A week-long series of articles on this summer’s major transfers
Three years ago, we assessed the potential benefits Juventus were to reap having signed Cristiano Ronaldo from Real Madrid (The Ronaldo Economics) – in today's analysis, we attempt to calculate the final balance of the investment, taking into account the devastating impact of the coronavirus pandemic.
CR7 shocked the football world when he moved from Madrid to Turin, just as the 5-time Ballon d’Or winner stunned everyone recently by returning to Manchester United FC, where he played between 2003 and 2009 before joining Los Merengues.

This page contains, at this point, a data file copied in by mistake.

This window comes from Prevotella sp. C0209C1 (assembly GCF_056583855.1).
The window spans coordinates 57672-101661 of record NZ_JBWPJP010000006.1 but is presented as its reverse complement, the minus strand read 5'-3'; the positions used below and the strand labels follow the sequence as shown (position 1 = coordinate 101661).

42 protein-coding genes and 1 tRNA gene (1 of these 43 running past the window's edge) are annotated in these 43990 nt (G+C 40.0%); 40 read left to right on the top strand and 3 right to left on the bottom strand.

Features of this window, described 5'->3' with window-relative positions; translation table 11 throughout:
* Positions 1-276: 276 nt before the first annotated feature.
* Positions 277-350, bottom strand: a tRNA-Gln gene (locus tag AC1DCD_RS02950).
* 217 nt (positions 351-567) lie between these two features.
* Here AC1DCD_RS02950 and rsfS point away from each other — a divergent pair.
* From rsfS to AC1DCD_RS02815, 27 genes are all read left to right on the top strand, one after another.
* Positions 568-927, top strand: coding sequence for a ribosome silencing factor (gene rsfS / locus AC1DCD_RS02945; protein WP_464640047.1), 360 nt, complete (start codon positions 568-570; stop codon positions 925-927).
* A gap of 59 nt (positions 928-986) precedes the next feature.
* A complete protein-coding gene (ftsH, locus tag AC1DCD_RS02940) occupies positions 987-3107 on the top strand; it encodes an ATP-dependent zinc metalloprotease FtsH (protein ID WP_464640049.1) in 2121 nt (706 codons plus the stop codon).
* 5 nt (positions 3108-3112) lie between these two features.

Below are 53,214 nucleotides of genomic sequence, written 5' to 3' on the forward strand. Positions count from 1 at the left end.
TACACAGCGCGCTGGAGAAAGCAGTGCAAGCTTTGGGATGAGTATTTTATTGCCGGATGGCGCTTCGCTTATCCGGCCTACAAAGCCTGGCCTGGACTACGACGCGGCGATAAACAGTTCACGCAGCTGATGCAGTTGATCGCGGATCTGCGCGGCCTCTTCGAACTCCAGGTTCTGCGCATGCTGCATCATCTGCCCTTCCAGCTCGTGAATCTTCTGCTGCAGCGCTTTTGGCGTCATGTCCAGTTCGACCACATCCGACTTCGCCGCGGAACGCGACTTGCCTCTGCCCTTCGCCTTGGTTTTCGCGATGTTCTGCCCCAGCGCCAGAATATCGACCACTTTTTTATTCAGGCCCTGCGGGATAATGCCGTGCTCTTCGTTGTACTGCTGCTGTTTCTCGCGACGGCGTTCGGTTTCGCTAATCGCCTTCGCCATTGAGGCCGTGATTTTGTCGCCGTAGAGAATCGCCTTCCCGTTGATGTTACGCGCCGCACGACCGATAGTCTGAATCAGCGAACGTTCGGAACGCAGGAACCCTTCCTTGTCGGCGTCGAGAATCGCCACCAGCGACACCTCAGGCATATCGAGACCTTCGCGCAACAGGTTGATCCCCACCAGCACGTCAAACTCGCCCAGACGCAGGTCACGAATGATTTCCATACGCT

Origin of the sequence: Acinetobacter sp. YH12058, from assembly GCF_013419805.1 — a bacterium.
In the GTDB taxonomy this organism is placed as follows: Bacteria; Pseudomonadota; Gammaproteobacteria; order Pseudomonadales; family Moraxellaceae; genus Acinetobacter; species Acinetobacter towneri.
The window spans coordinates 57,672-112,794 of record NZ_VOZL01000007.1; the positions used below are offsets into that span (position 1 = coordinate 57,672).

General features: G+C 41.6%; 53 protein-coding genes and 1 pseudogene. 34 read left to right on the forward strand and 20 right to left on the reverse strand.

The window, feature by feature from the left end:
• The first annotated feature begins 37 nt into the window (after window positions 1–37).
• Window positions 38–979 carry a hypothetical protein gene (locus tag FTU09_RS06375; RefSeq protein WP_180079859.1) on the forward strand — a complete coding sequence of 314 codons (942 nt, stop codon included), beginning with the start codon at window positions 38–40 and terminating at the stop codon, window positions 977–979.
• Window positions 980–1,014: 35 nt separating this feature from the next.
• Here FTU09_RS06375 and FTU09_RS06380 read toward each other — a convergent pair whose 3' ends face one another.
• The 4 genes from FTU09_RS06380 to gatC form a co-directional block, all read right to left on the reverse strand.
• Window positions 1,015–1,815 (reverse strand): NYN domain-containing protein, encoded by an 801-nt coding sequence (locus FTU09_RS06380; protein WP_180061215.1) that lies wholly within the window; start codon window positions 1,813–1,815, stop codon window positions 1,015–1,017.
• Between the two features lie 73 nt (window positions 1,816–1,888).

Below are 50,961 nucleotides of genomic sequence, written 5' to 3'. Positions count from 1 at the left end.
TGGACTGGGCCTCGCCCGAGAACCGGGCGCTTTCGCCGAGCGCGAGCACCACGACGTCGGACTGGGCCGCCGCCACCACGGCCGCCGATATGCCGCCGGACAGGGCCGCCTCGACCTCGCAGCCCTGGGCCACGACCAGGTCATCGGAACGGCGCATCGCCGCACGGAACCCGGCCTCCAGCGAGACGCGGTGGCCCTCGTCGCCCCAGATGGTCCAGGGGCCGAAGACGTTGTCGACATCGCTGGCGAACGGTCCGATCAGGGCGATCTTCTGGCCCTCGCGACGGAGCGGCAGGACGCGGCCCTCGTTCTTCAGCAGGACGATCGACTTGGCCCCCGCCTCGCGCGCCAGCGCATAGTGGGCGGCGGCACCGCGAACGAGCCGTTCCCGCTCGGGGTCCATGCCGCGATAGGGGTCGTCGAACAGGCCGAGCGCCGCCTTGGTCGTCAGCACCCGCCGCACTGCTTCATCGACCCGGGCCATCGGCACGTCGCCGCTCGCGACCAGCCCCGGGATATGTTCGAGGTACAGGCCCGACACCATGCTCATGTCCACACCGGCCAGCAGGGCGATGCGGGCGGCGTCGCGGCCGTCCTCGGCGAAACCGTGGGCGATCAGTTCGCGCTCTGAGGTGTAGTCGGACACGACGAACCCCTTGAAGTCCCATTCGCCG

In the summer of 2018, Juventus signed Ronaldo for a fee of EUR 116m, the highest transfer fee ever paid by an Italian club, which resulted in an annual amortisation of EUR 29m due to the 4-year contract agreement. According to media accounts, Ronaldo earned an annual net salary of EUR 31m, meaning the club's gross salary expenditure was approximately EUR 57m. That means that Juventus FC, taking into account both annual amortisation and gross salary, bore a total annual cost of EUR 86m for Ronaldo alone, representing approximately 22% of the total operating revenues the club generated at the time he joined (EUR 400m in 2017/18). The overall cost borne by Juventus FC until the date of his departure, taking also into account the EUR 14m loss registered on his disposal this summer - calculated as the difference between the fixed fee paid by Manchester United FC (EUR 15m) and the net book value of Ronaldo as at 30th June 2021 (EUR 29m) is equivalent to EUR 272m over the past three seasons. On the other hand, the EUR 86m savings on the 2021/22 season will represent essential financial relief for the Turin club, which closed the 2019/20 financial year with a net loss of EUR 89.7m and is expecting a more severe loss in the region of EUR 190m for the 2020/21 season. Furthermore, the fixed fee paid by Manchester United FC might be increased, up to a maximum of EUR 8m, upon achievement of specific performance objectives over the duration of the employment contract with the player.